What Happens If Prop 22 Passes?
As major companies in California wait on the edge of their seats to see if AB 5’s counter legislation, Proposition 22, will pass, many healthcare services companies are blind to the financial impact and repercussions this legislation will have on their business.
In our latest blog, The Hidden Costs of AB 5 to Medical Transportation, we outline how medical companies are facing liabilities and massive cost increases due to AB 5 legislation. While Prop 22 was introduced in response to the passing of AB 5, the impact it will have on medical companies is essentially the same, just to a different degree.
Let’s review in more detail.
The Financial Impact of Prop 22
AB 5 suggests all last-mile workers must become employees rather than independent contractors so they will receive higher wages and employee benefits such as paid time off, vacation, and health benefits.
Prop 22 would allow companies with last-mile contractors to keep their IC-model but would still require the companies to provide those essential independent contractors many of the same employee benefits as full-time staff. Prop 22 may be less costly to companies, but the legislation still poses a significant financial impact.
Whether or not AB 5 stands or Prop 22 comes into play, medical companies using an independent contractor fleet for their last mile delivery can expect a massive rise in delivery costs and liabilities to compensate for the new Carrier/Courier obligations. Providing employee benefits to IC’s can increase pricing by up to 38%.
Joint Employer Liabilities to Last-Mile Delivery
California is known for strict labor laws and favoring workers in the courts, regardless if those workers are full-time employees or contractors.
In 2019, Young v. Act Fast Delivery of W.Va., Inc. set the precedent for how companies can be exposed to joint-employer risks when hiring delivery fleets with independent contractors.
When Act Fast, the last mile delivery company, was sued by one of their workers, it was their customer who was held liable.
Omnicare contracted with nursing homes, long-term care facilities, and other institutions to provide and deliver prescription drugs and other pharmacy and medical supplies. Omnicare then contracted with Act Fast as a delivery courier in West Virginia. Act Fast hired the Plaintiffs as delivery drivers, classifying them as independent contractors.
The Plaintiffs’ theory was that they were improperly classified as independent contractors, rather than employees, and the failure to pay overtime or to compensate them for expenses related to the use of their vehicles for deliveries resulted in minimum wage violations.
The Court granted the Plaintiffs’ motion for partial summary judgment, finding that Omnicare was a joint employer of the Plaintiffs for purposes of the FLSA or the Fair Labor Statistics Act and that the Plaintiffs were employees rather than independent contractors.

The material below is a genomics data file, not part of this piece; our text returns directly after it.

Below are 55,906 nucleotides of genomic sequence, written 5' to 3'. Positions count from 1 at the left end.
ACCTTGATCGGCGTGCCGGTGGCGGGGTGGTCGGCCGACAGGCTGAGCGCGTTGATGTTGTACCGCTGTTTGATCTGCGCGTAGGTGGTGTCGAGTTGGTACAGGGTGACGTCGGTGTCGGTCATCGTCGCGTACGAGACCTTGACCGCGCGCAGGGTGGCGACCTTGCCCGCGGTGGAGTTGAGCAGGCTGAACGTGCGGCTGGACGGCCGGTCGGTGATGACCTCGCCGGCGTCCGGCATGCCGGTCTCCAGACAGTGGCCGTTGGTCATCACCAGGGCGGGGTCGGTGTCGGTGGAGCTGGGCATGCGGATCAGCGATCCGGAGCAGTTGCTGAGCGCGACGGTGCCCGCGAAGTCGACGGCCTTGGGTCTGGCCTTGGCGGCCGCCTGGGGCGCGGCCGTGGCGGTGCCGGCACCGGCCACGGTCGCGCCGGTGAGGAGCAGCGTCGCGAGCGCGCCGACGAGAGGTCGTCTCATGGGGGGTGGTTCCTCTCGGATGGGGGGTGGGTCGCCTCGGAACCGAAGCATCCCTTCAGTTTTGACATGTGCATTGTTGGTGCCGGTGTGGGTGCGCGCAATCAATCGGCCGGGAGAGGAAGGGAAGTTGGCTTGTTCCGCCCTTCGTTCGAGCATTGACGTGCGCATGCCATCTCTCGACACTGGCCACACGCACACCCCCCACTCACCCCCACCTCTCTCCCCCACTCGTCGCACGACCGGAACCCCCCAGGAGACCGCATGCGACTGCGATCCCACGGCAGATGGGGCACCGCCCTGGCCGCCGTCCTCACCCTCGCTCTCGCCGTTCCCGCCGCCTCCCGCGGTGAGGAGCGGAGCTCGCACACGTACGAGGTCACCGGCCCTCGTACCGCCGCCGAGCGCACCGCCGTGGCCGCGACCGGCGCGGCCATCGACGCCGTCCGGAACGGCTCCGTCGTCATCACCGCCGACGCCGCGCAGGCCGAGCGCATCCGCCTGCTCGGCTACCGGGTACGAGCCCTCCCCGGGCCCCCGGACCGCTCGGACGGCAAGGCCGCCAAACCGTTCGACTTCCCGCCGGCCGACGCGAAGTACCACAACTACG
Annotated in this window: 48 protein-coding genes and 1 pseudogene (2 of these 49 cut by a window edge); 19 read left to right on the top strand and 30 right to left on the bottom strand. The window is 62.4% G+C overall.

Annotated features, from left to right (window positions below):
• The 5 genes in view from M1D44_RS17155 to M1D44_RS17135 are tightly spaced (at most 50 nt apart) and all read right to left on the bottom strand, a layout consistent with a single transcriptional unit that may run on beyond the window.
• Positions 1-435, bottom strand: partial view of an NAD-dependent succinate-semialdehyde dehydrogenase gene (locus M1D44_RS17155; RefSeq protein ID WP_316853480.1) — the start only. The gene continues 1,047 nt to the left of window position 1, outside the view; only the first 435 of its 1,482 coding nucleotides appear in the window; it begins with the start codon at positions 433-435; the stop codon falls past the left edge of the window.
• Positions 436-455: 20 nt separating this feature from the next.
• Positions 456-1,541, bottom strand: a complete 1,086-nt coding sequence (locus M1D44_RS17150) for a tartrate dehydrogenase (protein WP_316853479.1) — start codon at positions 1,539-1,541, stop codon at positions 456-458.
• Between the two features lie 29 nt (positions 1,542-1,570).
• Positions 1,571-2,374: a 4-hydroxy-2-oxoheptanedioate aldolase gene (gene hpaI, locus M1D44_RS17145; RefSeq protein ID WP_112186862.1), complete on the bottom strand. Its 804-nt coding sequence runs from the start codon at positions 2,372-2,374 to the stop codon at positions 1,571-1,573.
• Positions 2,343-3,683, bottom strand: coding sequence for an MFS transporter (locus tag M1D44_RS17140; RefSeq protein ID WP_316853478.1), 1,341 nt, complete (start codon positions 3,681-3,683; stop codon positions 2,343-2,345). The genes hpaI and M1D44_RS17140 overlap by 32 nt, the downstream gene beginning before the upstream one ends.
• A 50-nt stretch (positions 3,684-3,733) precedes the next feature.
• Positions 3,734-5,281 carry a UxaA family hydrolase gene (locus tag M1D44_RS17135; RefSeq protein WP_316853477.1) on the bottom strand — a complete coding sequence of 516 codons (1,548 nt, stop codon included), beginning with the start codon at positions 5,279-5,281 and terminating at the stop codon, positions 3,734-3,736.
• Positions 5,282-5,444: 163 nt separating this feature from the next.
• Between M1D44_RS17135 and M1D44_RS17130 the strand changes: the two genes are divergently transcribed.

Even though the independent contractors weren’t hired by Omnicare exclusively, the company was still seen as a joint employer in the courts.
In an independent contractor model, medical companies are exposed to these types of joint-employer liabilities whether they’re aware of them or not. With increased employee benefits for IC’s posed by Prop 22, we expect even more favor to be given to independent contractors.
Service Delays and Disruptions
Another implication posed by medical companies due to Prop 22 is service delays and disruptions.
Running an employee last-mile fleet for the past 50 years, we can tell you the management staff, training, and expertise required to manage each employee’s benefits packages, vacation time, and paid time off is no small task.
Most IC-model based companies don’t have the expertise for this level of management. With Prop 22, these companies will be forced to create an entirely new business model overnight. While they’re figuring out how to rearrange their business, you can expect service delays or even total disruption to your service.
Avoiding the Impact of Prop 22
So how can medical companies who need last-mile services avoid the massive increase in costs, liabilities, and service disruptions both AB 5 and Prop 22 impose?
By switching to an experienced employee-based fleet with a proven track record and the ability to scale.
Last-mile couriers with employee-based businesses have:
- Competitive pricing solved for the employee-based model
- Efficient systems and processes for managing employees and employee benefits
- Exemption from AB 5, Prop 22, and other IC-based regulations
- Ability to scale so you can serve more customers
At Medical Couriers, we offer this and so much more to our customers. Our 50 years of experience in the industry is something you can’t replicate overnight.
Experience the Medical Courier difference and why leading medical companies choose us for their last-mile delivery:
- Full-time, highly vetted, employee drivers
- Company-owned and audited “green” vehicles
- App-based delivery protocols that ensure the success of our drivers
- Never lost a specimen with 50 million specimens delivered
- Instantly Audit On-Time and Error Rates
- 50 years of experience
Are you using an independent contractor fleet for your last-mile delivery?
Speak with our team about how you can avoid the pitfalls of new legislation and keep your delivery moving forward.
Contact us today via email at firstname.lastname@example.org or by phone at 800-652-1147.
About Medical Couriers
Medical Couriers is a third-generation company with over 50 years of experience in medical specimen transport nationwide. Our highly-trained team of professionals stops at nothing to ensure your customers’ specimens are delivered on time and without error.